I love that passage and my heart echos David’s sentiment expressed there, but I see almost no discussion of this covenant in modern works.

    This simple statement of David speaks clearly to me and summarizes all the salvation and land covenants with ease and simplicity when David notes that it is “ordered in all things, and sure”.

    “All things”: election, calling, regeneration, atonement, sanctification,glorification, reigning with Him. Here we have a statement of Gods choosing us and covenanting with each member of the God head, along with every providential action necessary in time and eternity to make it all come about by His sovereign power: “and sure”.

    For me at least, the baptism issue is just as simple. Just as circumcision was an outward sign of commitment of infant children to God by their godly parents, so is sprinkling infant children with water now.

    But just as many circumcised infants in their flesh never demonstrated circumcision of their hearts, which is the result of a sovereign work of Gods Spirit, so many sprinkled children are never chosen by Him, and never go on to manifest those things that speak of a real walk with Him, which are so perfectly and completely covered in 1John, which is written “that we may know”, and so that with the apostles, “we may have fellowship with the Father, and with His Son, Jesus Christ”, just as they did.

    Similarly, baptism by immersion is an outward sign entered into by those capable understanding the issues involved, but it too is subject to fallibility of human nature and is only made real by Gods direct and immediate baptism in His Spirit wherein a person is given “an earnest of his inheritance”, and such “witness”and “earnest” may, or may not, be given at the time and place chosen by fallible men to express their choice of Him and the self denial it speaks of.

    And here my mind is drawn to where The Word tells us:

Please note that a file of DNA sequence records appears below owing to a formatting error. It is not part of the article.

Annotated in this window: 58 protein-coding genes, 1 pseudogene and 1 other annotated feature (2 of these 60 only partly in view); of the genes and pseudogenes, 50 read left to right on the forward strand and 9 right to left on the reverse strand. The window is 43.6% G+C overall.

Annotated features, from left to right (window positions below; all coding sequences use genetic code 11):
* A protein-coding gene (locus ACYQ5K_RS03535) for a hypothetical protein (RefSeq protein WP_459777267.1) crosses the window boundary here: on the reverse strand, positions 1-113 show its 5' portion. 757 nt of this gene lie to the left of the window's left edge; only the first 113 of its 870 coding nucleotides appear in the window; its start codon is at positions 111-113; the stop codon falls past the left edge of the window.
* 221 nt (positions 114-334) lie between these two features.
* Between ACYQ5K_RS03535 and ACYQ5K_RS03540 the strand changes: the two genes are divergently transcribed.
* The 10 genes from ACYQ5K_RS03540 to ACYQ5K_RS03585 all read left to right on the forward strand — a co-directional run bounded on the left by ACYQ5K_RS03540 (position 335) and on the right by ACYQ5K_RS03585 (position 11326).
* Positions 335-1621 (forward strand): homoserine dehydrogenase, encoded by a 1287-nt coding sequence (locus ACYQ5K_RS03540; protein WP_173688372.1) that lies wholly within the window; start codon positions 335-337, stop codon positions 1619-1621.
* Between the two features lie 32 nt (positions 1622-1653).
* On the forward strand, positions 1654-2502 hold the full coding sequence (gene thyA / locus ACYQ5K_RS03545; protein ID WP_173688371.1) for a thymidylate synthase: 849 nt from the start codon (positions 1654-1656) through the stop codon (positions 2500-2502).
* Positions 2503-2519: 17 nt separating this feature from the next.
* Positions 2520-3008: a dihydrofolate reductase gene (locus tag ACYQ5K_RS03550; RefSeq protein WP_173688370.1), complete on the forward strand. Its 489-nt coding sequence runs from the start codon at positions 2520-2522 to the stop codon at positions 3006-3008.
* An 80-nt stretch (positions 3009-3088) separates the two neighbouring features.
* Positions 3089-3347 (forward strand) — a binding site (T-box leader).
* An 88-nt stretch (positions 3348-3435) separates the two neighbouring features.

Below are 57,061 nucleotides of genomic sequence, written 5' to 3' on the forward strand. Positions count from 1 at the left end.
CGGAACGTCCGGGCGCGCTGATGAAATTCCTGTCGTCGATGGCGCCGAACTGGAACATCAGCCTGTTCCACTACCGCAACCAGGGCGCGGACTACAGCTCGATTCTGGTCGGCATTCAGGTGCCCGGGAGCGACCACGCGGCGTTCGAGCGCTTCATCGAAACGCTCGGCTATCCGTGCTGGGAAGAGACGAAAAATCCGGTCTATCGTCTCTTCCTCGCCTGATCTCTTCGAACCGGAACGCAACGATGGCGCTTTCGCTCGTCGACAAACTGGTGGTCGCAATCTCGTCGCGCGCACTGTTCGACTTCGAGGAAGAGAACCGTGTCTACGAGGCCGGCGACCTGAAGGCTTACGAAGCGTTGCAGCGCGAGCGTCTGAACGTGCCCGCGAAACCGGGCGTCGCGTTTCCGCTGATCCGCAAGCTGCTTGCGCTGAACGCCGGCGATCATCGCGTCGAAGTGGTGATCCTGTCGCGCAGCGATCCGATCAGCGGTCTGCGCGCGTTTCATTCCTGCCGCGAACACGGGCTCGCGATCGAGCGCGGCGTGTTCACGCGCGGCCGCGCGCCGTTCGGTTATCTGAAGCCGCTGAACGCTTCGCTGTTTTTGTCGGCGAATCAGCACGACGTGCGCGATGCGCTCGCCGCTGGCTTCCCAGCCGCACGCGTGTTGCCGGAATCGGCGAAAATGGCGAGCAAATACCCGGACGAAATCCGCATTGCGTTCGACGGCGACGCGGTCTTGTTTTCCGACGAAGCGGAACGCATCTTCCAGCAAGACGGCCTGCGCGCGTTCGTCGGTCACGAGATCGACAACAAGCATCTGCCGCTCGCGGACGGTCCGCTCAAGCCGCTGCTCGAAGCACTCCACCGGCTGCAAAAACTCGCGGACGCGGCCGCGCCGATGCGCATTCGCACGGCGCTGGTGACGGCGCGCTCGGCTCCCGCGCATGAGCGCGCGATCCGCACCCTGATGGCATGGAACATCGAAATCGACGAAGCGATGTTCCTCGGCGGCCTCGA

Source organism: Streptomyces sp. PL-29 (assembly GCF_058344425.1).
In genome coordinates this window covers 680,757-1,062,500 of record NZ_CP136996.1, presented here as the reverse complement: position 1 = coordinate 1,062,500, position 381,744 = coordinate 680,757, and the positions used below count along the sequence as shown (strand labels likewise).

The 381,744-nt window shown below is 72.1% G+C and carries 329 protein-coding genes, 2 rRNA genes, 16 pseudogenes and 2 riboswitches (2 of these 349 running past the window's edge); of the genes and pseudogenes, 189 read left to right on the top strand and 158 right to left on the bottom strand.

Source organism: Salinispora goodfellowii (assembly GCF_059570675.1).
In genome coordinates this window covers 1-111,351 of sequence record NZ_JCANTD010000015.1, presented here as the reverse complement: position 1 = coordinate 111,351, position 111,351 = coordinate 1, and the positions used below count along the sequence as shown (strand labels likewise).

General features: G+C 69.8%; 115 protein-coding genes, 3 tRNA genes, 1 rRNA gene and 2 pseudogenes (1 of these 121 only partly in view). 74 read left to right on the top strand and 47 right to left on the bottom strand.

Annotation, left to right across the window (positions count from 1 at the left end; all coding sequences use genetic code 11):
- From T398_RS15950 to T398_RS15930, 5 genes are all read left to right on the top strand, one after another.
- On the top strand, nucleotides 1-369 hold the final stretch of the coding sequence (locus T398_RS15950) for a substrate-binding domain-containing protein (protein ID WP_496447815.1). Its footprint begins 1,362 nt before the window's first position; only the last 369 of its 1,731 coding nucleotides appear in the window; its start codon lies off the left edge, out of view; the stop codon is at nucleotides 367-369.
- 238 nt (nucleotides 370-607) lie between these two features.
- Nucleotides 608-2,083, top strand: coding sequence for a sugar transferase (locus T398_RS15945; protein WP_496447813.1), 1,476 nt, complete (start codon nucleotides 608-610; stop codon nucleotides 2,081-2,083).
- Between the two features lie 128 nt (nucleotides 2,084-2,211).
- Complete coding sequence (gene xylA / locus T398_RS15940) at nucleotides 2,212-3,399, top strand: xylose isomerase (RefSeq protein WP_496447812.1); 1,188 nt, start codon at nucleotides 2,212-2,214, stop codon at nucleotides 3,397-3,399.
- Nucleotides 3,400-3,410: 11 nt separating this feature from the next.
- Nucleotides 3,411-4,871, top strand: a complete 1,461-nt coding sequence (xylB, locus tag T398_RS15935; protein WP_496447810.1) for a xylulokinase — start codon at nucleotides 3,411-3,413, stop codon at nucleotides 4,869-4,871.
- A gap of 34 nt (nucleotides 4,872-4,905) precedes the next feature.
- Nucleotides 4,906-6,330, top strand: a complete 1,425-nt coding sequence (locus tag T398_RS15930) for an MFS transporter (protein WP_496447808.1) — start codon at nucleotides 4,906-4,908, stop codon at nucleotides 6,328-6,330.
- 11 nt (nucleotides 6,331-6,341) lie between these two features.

9 But as it is written:

    “Eye has not seen, nor ear heard,
    Nor have entered into the heart of man
    The things which God has prepared for those who love Him.”
    10 But God has revealed them to us through His Spirit. For the Spirit searches all things, yes, the deep things of God.
    11 For what man knows the things of a man except the spirit of the man which is in him? Even so no one knows the things of God except the Spirit of God.
    12 Now we have received, not the spirit of the world, but the Spirit who is from God, that we might know the things that have been freely given to us by God.
    13 These things we also speak, not in words which man’s wisdom teaches but which the Holyfn Spirit teaches, comparing spiritual things with spiritual.
    14 But the natural man does not receive the things of the Spirit of God, for they are foolishness to him; nor can he know them, because they are spiritually discerned.
    15 But he who is spiritual judges all things, yet he himself is rightly judged by no one.
    16 For “who has known the mind of the LORD that he may instruct Him?” But we have the mind of Christ. (1 Cor 2:9-16)

    In Him

    • April 6, 2020 at 1:11 pm

      Hi Gerry,

      Thanks for your comments, and yes good general observation, one I’ve noticed also in particular areas in the past (such as some amillennialist spiritualizing hermeneutics). Also, a great (simple and straightforward) explanation, “Just as circumcision was an outward sign of commitment of infant children to God by their godly parents, so is sprinkling infant children with water now, and your next two paragraphs about infant baptism and the baptism by immersion (of adult converts)–and the point that it also is subject to limitations (we only see their outward profession, and even the person being baptized may be self-deceived and not actually saved), and “only made real by Gods direct and immediate baptism in His Spirit…”

      The Bunyan-Spurgeon connection is interesting; considering Bunyan’s great influence on Spurgeon, and Spurgeon read Bunyan’s “Pilgrim’s Progress” numerous times over the course of his life, that would make sense regarding their similar discourses. Both Bunyan and Spurgeon also came from the “common people” rather than the wealthy, educated elite class, which also explains how they were more effective at communication, simple and clear truth to the common laypeople.


      • Gerry
        April 9, 2020 at 8:01 am

        Hi Lynda:

        Thanks for your thoughts on my post, as always, thoughtful and encouraging as from a true sister in “the faith once delivered”.